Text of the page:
Quick, what do nature lovers and outdoor enthusiasts celebrate around the end of every September? If you guessed National Public Lands Day, then give yourself a stick-on nametag that says 'Nature’s Buddy'! This annual event, which saw its most online buzz in 2017, highlights the importance of and encourages public participation in the preservation and improvement of our public lands. And boy, are there lots to talk about!
It's national public lands day on the 29th September.
The big splurge of online mentions on 29th September 2017 was no surprise, considering it's close to the autumnal beauty in many parts of the country, the perfect time to enjoy public lands. The day promotes environmental education, volunteerism, and recreation, all while honoring the lands that make America a wonder-filled, geography-nerd's dream come true.
From the red-rocked awe of the Grand Canyon to the tranquil shores of Cape Cod, public lands are the heart and soul of this country. They host our adventures, gentle strolls, vigorous hikes, and can we talk about the photo opportunities? Let's not forget they're also serving their eco-duty, being habitats to remarkable biodiversity and natural resources.
This holiday isn't just about appreciation from afar, though. National Public Lands Day provides an opportunity for everyone to get their hands a bit dirty doing something worthwhile. It’s the largest single-day volunteer event for public lands in the United States. So when it rolls around, pick up a (biodegradable) trash bag, grab a shovel, or maybe a brush if you're feeling particularly artsy, and let’s beautify this beautiful land, one public space at a time!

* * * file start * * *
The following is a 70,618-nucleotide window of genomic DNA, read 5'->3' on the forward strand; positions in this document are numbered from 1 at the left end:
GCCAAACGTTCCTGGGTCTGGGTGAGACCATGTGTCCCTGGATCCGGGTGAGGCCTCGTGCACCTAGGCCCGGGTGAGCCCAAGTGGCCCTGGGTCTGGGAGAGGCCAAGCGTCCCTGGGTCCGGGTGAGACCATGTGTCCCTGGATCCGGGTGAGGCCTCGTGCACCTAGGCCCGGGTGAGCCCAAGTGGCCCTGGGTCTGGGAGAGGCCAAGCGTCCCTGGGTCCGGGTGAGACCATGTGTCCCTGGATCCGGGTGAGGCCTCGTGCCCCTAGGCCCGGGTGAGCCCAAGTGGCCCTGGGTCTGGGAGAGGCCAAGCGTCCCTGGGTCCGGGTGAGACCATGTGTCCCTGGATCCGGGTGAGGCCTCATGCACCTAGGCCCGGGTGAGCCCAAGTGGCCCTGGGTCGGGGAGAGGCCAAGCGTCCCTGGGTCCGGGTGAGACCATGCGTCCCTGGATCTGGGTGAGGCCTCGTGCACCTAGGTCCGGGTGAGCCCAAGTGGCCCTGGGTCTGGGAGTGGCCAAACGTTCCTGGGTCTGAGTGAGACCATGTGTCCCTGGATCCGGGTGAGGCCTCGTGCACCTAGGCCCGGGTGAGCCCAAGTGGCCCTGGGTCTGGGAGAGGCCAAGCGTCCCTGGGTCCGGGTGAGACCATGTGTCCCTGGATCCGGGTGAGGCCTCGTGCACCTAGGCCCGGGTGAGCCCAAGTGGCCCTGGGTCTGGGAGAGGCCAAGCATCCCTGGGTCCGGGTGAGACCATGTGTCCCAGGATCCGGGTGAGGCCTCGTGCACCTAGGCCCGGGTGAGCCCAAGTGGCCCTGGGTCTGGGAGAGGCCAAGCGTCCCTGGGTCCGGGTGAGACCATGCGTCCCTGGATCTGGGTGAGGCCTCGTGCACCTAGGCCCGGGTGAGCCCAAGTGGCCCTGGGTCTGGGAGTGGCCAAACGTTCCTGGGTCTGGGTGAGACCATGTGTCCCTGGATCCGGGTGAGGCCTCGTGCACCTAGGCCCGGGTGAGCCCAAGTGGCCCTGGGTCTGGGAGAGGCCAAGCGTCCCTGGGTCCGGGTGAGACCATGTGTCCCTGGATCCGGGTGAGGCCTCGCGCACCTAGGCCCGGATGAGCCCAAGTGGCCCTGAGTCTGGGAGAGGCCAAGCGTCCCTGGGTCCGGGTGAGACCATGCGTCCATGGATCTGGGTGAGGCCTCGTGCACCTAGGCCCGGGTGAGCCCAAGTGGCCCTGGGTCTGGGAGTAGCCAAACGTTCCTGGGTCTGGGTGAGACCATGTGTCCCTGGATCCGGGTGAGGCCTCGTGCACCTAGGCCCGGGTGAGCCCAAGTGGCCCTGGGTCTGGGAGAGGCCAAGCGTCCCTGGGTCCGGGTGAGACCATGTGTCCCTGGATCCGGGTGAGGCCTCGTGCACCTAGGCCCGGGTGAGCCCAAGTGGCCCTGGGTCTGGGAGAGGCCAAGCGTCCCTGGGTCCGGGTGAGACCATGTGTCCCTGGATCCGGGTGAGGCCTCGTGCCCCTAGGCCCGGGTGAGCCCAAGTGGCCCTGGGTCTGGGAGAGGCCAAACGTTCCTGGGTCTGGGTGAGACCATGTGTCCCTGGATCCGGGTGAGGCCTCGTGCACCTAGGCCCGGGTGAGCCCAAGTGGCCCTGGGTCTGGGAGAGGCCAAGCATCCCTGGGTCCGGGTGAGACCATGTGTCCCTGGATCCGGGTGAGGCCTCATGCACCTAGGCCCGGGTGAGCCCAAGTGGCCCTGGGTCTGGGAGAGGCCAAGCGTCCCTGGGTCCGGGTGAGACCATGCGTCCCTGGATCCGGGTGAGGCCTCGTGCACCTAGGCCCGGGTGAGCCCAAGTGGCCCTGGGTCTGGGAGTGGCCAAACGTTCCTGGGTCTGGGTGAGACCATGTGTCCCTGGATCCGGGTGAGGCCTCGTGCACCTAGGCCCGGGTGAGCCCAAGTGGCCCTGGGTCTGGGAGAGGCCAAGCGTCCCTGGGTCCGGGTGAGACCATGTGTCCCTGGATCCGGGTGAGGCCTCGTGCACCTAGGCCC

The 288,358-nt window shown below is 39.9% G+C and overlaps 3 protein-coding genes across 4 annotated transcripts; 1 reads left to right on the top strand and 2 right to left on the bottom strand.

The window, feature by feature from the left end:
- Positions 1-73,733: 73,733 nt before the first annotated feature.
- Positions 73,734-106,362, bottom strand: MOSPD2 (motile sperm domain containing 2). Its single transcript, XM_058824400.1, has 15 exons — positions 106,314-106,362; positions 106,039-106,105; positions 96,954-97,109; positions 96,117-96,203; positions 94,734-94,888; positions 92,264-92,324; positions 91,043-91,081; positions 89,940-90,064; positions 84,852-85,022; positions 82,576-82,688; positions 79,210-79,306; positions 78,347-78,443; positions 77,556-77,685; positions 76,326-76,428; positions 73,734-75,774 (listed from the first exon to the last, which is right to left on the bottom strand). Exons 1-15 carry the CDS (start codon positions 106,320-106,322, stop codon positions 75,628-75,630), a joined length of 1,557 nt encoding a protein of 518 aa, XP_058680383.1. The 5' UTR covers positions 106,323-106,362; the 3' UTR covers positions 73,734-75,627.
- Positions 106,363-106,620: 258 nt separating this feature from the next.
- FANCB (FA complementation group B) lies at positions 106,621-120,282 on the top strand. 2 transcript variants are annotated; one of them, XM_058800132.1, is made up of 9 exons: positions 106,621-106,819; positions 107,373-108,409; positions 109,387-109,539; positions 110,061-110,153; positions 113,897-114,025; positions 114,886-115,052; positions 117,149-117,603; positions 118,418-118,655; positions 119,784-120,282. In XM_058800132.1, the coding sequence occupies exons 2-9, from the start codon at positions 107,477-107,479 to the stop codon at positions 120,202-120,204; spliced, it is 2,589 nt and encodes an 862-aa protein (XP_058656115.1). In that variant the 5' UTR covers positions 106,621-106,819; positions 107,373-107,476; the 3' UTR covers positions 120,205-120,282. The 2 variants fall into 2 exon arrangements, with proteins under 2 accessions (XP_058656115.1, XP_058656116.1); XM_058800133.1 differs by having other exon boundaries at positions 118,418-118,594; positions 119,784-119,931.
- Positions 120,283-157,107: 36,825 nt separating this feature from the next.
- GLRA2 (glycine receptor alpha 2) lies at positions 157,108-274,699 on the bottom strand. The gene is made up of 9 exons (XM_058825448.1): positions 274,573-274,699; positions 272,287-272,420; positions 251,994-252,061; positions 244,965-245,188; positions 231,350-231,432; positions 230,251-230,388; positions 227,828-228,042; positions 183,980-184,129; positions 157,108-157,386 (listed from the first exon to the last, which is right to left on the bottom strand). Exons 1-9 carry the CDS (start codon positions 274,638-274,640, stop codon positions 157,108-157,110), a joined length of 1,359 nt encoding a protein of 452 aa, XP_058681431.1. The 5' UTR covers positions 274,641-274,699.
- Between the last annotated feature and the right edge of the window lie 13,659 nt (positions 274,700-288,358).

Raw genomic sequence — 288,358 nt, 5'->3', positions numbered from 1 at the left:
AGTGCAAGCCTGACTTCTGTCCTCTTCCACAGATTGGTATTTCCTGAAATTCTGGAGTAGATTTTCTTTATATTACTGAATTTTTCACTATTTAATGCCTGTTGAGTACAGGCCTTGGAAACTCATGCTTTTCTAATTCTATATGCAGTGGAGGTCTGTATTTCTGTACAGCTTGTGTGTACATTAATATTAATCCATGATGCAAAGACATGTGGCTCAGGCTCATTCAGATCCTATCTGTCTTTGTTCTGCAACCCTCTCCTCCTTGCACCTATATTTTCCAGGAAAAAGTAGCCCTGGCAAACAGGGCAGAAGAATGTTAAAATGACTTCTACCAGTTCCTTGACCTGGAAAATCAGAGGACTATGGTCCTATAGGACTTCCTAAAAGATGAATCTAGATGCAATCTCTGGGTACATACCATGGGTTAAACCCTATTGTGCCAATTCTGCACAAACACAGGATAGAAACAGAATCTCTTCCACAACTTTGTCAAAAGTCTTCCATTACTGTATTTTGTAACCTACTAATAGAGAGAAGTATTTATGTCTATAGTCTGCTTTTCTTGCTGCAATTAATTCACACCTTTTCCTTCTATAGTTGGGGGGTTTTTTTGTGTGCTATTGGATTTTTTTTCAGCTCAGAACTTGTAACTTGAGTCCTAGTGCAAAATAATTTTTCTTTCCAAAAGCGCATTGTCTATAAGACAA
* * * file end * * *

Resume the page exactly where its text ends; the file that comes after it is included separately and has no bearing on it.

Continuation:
In 1776, the United States declared its independence from Great Britain and became a nation of its own. This marked the beginning of a new era and the formation of a government that would shape the future of public lands.
In 1785, the United States Congress passed the Land Ordinance of 1785, which established a system for surveying and dividing public lands in the newly formed nation. This was a crucial step in managing and organizing the vast expanses of land under American jurisdiction.
The Homestead Act of 1862 was a pivotal moment in the history of public lands. It granted 160 acres of public land to any adult citizen, or intended citizen, who was willing to settle and improve the land within a five-year period. This act played a significant role in the settlement of the American West and the expansion of agriculture.
In 1872, President Ulysses S. Grant signed the Yellowstone National Park Protection Act into law, establishing Yellowstone as the first national park in the United States and the world. This marked the beginning of a new concept in land management, where certain areas of public land were set aside for the enjoyment and preservation of the people.
In 1906, President Theodore Roosevelt signed the Antiquities Act into law, giving him the authority to create national monuments. This act also paved the way for the creation of the United States Forest Service, which was established to manage and protect the nation's forested public lands. The Forest Service played a crucial role in conservation efforts and ensuring sustainable use of these lands.
In 1946, the Bureau of Land Management (BLM) was created as a result of the merger between the General Land Office and the Grazing Service. The BLM became responsible for managing and conserving vast tracts of public lands, including those used for grazing, mining, and recreation. Its mission is to sustain the health and productivity of these lands for present and future generations.
In 1976, the Federal Land Policy and Management Act (FLPMA) was enacted to provide comprehensive guidance and regulations for the management of public lands. FLPMA emphasized the importance of multiple-use and sustained yield of resources, ensuring that public lands are managed for a variety of purposes, including recreation, conservation, and energy development.
In 2016, the Every Kid in a Park initiative was launched to provide every fourth-grader and their families with free access to all national parks, forests, and other federally managed lands and waters for an entire year. This program aims to connect the younger generation with the natural and historical treasures of public lands, fostering a love for conservation and outdoor exploration.
Public Lands Day
Tree Planting Day
Bat Appreciation Day
Bike To Work Day